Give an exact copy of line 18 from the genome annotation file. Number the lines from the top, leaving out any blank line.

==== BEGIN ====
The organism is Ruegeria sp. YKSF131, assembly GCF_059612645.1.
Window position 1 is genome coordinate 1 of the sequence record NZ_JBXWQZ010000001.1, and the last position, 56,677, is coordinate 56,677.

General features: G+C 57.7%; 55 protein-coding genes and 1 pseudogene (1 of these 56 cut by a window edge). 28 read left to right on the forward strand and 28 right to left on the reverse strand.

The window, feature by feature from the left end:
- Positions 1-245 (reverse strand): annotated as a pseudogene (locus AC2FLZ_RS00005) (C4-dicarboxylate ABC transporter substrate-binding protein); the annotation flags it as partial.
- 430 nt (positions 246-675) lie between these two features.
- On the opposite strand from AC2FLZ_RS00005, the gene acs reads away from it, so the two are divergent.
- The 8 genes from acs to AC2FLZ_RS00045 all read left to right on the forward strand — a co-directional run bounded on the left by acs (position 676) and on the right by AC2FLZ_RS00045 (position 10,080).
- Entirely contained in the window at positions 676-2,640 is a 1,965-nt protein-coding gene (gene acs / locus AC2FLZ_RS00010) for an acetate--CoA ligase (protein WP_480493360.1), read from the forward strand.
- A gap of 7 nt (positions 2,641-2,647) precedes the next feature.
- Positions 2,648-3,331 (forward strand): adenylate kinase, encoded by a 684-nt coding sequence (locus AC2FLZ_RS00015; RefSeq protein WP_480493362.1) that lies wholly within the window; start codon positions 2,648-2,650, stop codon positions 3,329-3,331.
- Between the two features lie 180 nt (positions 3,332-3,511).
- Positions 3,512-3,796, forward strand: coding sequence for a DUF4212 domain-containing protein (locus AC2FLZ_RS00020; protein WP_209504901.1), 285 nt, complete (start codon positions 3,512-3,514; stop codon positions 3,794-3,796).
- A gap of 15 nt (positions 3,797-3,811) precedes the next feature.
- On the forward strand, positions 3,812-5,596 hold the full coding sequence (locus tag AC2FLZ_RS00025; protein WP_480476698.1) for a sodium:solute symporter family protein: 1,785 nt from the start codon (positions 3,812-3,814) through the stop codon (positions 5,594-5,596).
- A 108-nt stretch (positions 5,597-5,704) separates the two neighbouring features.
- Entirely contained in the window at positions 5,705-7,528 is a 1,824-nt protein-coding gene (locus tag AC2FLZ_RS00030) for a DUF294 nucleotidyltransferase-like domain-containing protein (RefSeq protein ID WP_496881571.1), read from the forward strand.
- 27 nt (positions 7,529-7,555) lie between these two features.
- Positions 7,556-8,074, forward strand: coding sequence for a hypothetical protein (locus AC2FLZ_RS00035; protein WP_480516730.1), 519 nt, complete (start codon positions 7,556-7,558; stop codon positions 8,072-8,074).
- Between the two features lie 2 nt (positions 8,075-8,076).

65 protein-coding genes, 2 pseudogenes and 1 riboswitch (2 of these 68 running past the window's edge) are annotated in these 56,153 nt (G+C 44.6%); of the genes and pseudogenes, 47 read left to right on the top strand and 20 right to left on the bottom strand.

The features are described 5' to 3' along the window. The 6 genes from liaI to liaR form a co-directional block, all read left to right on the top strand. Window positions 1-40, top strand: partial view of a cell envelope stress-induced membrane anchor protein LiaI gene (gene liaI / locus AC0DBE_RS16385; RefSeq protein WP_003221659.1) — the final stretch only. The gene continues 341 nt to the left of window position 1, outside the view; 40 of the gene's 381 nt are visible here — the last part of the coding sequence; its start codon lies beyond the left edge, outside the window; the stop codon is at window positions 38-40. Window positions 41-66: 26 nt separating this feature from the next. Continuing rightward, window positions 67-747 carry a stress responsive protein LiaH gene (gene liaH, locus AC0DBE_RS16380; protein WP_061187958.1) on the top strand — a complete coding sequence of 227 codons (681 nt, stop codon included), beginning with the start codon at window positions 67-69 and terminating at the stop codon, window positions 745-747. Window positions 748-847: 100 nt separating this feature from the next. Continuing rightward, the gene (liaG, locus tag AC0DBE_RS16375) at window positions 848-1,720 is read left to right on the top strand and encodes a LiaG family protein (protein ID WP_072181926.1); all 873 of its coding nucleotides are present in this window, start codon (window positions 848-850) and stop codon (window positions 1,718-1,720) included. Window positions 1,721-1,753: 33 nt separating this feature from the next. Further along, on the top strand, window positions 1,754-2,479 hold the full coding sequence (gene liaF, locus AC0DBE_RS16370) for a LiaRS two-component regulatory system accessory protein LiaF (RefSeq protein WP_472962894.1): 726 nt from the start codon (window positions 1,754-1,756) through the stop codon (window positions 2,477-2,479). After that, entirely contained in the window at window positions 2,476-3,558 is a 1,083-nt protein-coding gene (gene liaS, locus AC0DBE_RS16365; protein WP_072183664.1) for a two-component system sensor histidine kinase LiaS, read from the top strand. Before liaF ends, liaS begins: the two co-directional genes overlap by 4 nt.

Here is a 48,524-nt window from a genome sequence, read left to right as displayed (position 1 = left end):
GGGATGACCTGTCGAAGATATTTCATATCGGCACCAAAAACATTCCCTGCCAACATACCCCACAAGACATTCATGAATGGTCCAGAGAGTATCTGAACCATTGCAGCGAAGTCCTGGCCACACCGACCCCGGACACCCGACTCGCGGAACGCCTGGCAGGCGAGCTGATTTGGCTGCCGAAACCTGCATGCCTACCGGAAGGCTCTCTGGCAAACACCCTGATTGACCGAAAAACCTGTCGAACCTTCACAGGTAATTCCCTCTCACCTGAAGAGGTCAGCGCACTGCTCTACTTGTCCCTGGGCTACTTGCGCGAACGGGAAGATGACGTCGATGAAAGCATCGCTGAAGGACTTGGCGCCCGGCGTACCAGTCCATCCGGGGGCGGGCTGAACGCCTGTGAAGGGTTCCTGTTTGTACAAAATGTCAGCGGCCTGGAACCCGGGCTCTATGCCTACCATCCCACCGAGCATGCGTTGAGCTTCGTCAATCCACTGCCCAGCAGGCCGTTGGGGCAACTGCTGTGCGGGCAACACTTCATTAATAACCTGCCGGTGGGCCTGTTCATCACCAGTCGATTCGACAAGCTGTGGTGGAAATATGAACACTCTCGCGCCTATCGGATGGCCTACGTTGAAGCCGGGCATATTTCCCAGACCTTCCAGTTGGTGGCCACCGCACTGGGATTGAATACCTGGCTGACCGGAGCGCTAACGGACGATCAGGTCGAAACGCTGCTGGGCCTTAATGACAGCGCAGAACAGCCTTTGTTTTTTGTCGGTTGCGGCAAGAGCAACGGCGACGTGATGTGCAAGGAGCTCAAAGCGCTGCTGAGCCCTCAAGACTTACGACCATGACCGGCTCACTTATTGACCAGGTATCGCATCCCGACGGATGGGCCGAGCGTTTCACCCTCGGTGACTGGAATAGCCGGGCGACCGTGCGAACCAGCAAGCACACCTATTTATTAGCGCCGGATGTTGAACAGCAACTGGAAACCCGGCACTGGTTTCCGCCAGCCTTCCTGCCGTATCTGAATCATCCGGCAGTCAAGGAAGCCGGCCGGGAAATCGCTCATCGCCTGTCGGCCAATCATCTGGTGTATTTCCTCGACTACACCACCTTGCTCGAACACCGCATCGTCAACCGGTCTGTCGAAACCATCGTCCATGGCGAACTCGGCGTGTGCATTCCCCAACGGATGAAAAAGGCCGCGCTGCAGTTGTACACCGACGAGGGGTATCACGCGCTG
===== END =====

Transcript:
- 27 nt (positions 7,529-7,555) lie between these two features.